Sunday, April 15, 2012

Challah: Reshaping Our Image of the Quintessential Jewish Bread

Shabbos beauty - Roland

Challah is a mainstay in the celebration of Jewish traditions. The salty-sweet twist of bread makes its appearance at almost every major festivity on the Jewish calendar. Its braided symmetry is meant to be emblematic of the goodness we seek in life. It symbolizes the joy and peace of Shabbat, the continuity of a new year at Rosh Hashanah, and the sweetness that we seek in our life throughout the world. Its braided form holds immense religious symbolism in our observance as Jews and would seem to be an irreplaceable part of every Shabbat meal.

So it is hard to imagine someone turning down a piece of this favourite confection when offered. Harder still to believe, is the fact that there have been millions of Jews throughout history for whom this hand-made delicacy would be nothing short of perilous to eat.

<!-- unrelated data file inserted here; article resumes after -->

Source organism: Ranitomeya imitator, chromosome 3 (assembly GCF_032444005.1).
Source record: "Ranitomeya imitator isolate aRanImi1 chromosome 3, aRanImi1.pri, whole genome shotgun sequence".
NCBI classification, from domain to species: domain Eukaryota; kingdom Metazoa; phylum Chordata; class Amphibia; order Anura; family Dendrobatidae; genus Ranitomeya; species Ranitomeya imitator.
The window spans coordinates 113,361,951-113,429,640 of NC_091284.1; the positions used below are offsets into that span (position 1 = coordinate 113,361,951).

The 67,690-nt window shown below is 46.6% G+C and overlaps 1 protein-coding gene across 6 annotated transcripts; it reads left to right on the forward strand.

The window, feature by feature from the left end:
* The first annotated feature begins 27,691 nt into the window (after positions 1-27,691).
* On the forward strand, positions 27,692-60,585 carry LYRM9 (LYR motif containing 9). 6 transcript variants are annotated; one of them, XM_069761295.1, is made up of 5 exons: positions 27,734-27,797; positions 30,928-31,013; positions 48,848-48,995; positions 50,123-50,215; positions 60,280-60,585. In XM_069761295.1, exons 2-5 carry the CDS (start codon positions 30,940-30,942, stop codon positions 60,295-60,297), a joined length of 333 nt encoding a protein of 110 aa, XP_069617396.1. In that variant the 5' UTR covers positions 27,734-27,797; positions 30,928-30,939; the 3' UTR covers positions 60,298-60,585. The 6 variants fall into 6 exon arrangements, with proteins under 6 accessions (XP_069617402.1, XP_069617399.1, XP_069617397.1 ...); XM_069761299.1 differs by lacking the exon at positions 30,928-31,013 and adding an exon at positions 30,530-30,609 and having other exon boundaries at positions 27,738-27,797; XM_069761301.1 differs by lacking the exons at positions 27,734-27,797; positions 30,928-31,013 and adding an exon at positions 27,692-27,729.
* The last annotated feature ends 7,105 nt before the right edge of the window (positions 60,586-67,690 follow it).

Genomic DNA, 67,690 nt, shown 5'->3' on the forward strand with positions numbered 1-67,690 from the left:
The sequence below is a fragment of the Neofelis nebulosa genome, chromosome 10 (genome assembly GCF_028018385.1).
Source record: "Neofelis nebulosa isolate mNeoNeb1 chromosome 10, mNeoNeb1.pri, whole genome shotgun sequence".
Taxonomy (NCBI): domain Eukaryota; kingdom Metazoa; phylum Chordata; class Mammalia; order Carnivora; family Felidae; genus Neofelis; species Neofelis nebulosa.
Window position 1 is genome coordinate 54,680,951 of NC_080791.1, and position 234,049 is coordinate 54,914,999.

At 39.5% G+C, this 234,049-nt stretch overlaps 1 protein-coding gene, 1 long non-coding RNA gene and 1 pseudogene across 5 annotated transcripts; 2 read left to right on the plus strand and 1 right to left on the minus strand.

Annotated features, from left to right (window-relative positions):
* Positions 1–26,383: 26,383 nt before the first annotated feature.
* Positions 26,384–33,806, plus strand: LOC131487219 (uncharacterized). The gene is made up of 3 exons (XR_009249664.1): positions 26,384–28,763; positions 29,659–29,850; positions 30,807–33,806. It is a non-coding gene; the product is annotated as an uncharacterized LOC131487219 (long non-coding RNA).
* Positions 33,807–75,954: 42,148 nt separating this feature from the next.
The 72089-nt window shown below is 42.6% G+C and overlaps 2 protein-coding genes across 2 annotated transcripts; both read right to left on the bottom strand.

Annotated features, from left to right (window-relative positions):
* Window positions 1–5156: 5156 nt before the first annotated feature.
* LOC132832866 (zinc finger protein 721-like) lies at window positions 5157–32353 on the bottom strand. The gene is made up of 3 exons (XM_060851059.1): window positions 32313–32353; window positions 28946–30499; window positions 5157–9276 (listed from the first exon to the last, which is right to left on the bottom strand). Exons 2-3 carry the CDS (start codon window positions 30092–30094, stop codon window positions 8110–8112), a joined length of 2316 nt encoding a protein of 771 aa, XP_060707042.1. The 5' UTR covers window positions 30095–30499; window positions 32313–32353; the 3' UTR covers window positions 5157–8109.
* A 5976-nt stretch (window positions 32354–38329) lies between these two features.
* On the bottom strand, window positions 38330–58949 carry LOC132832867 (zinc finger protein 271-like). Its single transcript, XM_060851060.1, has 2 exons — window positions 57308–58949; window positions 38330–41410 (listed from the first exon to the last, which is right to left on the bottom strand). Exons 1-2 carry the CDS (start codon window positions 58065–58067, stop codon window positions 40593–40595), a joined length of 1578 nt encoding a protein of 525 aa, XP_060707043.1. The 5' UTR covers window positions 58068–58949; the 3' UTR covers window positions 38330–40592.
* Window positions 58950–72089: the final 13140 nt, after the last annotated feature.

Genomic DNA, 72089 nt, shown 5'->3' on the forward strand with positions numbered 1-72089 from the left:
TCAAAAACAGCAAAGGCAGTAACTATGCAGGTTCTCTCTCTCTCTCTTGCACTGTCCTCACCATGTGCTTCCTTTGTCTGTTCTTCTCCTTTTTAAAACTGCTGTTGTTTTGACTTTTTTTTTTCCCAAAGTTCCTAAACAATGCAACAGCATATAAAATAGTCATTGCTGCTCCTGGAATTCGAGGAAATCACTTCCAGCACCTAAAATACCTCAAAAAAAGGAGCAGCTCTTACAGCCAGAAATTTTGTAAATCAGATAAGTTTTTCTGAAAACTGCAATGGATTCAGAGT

But in fact, a significant number of Jews must abstain from eating challah – or matzo, or hamantaschen for that matter – as the result of a strange and quirky autoimmune disease that wreaks havoc on the body when wheat is ingested.

The affliction is called celiac disease, and its symptoms really don’t have anything to do with wheat per se, but with a protein that is present in wheat, rye, barley and spelt. Ingestion of gluten by someone with celiac disease triggers an autoimmune reaction that can ultimately herald the diagnosis of other diseases, like malnutrition, osteoporosis, and cancer.

Wheat - Dag Endresen
It isn’t enough that these grains happen to be four of the five species that are used in hamotzi, baked bread. Modern food processing techniques make the ingestion of oats – the fifth grain used in hamotzi – risky unless the oats have been processed in a certified gluten-free environment.